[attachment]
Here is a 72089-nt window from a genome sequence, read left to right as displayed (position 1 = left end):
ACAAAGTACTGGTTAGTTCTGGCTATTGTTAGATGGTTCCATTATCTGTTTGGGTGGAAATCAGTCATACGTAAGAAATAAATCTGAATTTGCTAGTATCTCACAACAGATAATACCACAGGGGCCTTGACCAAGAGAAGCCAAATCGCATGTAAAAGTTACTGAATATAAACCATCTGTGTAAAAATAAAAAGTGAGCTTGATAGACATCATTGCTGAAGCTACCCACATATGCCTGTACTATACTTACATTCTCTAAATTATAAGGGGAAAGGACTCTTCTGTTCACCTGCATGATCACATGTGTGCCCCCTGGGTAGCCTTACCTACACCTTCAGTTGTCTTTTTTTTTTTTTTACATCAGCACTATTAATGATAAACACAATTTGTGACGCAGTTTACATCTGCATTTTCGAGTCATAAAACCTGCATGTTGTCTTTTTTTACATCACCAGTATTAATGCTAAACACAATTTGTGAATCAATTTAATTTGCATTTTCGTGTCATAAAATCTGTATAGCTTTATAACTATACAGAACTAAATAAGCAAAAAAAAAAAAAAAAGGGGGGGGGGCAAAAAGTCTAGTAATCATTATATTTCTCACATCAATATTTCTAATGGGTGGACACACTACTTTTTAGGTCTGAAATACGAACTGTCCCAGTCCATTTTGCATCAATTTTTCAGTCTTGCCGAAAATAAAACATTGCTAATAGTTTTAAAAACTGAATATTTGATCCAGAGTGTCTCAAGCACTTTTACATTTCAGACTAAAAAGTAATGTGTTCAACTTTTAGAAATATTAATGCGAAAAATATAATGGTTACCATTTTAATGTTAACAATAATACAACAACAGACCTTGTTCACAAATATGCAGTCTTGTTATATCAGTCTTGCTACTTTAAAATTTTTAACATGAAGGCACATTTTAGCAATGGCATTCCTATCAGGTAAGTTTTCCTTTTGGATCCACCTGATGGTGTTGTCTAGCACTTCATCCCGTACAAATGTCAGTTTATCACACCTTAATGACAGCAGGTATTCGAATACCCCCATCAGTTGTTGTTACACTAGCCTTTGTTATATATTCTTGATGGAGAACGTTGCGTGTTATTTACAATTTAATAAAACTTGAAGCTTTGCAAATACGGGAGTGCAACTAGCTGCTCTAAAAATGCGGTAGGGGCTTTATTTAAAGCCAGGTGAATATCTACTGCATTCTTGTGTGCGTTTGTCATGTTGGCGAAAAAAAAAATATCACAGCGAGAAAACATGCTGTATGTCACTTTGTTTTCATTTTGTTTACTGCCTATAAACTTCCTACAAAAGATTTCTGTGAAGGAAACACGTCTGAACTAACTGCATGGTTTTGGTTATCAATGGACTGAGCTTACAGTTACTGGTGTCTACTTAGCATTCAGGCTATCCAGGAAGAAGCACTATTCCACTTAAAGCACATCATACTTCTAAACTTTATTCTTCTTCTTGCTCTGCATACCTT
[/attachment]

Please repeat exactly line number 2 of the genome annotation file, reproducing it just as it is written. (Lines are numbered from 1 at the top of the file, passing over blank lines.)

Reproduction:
ACAAAGTACTGGTTAGTTCTGGCTATTGTTAGATGGTTCCATTATCTGTTTGGGTGGAAATCAGTCATACGTAAGAAATAAATCTGAATTTGCTAGTATCTCACAACAGATAATACCACAGGGGCCTTGACCAAGAGAAGCCAAATCGCATGTAAAAGTTACTGAATATAAACCATCTGTGTAAAAATAAAAAGTGAGCTTGATAGACATCATTGCTGAAGCTACCCACATATGCCTGTACTATACTTACATTCTCTAAATTATAAGGGGAAAGGACTCTTCTGTTCACCTGCATGATCACATGTGTGCCCCCTGGGTAGCCTTACCTACACCTTCAGTTGTCTTTTTTTTTTTTTTACATCAGCACTATTAATGATAAACACAATTTGTGACGCAGTTTACATCTGCATTTTCGAGTCATAAAACCTGCATGTTGTCTTTTTTTACATCACCAGTATTAATGCTAAACACAATTTGTGAATCAATTTAATTTGCATTTTCGTGTCATAAAATCTGTATAGCTTTATAACTATACAGAACTAAATAAGCAAAAAAAAAAAAAAAAGGGGGGGGGGCAAAAAGTCTAGTAATCATTATATTTCTCACATCAATATTTCTAATGGGTGGACACACTACTTTTTAGGTCTGAAATACGAACTGTCCCAGTCCATTTTGCATCAATTTTTCAGTCTTGCCGAAAATAAAACATTGCTAATAGTTTTAAAAACTGAATATTTGATCCAGAGTGTCTCAAGCACTTTTACATTTCAGACTAAAAAGTAATGTGTTCAACTTTTAGAAATATTAATGCGAAAAATATAATGGTTACCATTTTAATGTTAACAATAATACAACAACAGACCTTGTTCACAAATATGCAGTCTTGTTATATCAGTCTTGCTACTTTAAAATTTTTAACATGAAGGCACATTTTAGCAATGGCATTCCTATCAGGTAAGTTTTCCTTTTGGATCCACCTGATGGTGTTGTCTAGCACTTCATCCCGTACAAATGTCAGTTTATCACACCTTAATGACAGCAGGTATTCGAATACCCCCATCAGTTGTTGTTACACTAGCCTTTGTTATATATTCTTGATGGAGAACGTTGCGTGTTATTTACAATTTAATAAAACTTGAAGCTTTGCAAATACGGGAGTGCAACTAGCTGCTCTAAAAATGCGGTAGGGGCTTTATTTAAAGCCAGGTGAATATCTACTGCATTCTTGTGTGCGTTTGTCATGTTGGCGAAAAAAAAAATATCACAGCGAGAAAACATGCTGTATGTCACTTTGTTTTCATTTTGTTTACTGCCTATAAACTTCCTACAAAAGATTTCTGTGAAGGAAACACGTCTGAACTAACTGCATGGTTTTGGTTATCAATGGACTGAGCTTACAGTTACTGGTGTCTACTTAGCATTCAGGCTATCCAGGAAGAAGCACTATTCCACTTAAAGCACATCATACTTCTAAACTTTATTCTTCTTCTTGCTCTGCATACCTT